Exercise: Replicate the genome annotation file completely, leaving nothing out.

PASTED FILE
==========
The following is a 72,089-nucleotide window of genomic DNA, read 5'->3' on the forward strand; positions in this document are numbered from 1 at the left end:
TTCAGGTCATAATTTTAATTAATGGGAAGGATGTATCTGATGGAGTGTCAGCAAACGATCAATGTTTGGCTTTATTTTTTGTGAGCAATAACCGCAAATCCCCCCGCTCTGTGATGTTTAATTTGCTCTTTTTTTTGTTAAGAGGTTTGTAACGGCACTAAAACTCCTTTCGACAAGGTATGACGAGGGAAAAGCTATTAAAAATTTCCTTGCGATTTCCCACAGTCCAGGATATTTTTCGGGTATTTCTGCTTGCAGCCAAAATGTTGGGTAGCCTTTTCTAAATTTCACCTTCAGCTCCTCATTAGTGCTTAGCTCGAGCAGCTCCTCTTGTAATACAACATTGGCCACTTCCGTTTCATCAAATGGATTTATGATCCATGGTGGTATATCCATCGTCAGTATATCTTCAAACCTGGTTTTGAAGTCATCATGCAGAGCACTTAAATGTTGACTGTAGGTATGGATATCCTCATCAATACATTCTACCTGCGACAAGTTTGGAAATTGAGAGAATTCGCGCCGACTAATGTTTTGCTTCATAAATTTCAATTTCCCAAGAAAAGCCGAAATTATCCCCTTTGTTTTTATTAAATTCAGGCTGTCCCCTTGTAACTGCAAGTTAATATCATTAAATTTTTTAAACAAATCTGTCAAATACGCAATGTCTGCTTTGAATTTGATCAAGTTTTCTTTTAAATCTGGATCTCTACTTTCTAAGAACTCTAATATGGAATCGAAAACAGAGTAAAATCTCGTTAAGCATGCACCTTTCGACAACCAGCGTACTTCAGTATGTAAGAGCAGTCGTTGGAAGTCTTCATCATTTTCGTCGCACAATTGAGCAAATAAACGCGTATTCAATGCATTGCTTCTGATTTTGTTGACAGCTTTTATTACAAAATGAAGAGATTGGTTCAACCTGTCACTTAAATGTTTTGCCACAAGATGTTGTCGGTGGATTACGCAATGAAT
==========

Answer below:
The following is a 72,089-nucleotide window of genomic DNA, read 5'->3' on the forward strand; positions in this document are numbered from 1 at the left end:
TTCAGGTCATAATTTTAATTAATGGGAAGGATGTATCTGATGGAGTGTCAGCAAACGATCAATGTTTGGCTTTATTTTTTGTGAGCAATAACCGCAAATCCCCCCGCTCTGTGATGTTTAATTTGCTCTTTTTTTTGTTAAGAGGTTTGTAACGGCACTAAAACTCCTTTCGACAAGGTATGACGAGGGAAAAGCTATTAAAAATTTCCTTGCGATTTCCCACAGTCCAGGATATTTTTCGGGTATTTCTGCTTGCAGCCAAAATGTTGGGTAGCCTTTTCTAAATTTCACCTTCAGCTCCTCATTAGTGCTTAGCTCGAGCAGCTCCTCTTGTAATACAACATTGGCCACTTCCGTTTCATCAAATGGATTTATGATCCATGGTGGTATATCCATCGTCAGTATATCTTCAAACCTGGTTTTGAAGTCATCATGCAGAGCACTTAAATGTTGACTGTAGGTATGGATATCCTCATCAATACATTCTACCTGCGACAAGTTTGGAAATTGAGAGAATTCGCGCCGACTAATGTTTTGCTTCATAAATTTCAATTTCCCAAGAAAAGCCGAAATTATCCCCTTTGTTTTTATTAAATTCAGGCTGTCCCCTTGTAACTGCAAGTTAATATCATTAAATTTTTTAAACAAATCTGTCAAATACGCAATGTCTGCTTTGAATTTGATCAAGTTTTCTTTTAAATCTGGATCTCTACTTTCTAAGAACTCTAATATGGAATCGAAAACAGAGTAAAATCTCGTTAAGCATGCACCTTTCGACAACCAGCGTACTTCAGTATGTAAGAGCAGTCGTTGGAAGTCTTCATCATTTTCGTCGCACAATTGAGCAAATAAACGCGTATTCAATGCATTGCTTCTGATTTTGTTGACAGCTTTTATTACAAAATGAAGAGATTGGTTCAACCTGTCACTTAAATGTTTTGCCACAAGATGTTGTCGGTGGATTACGCAATGAAT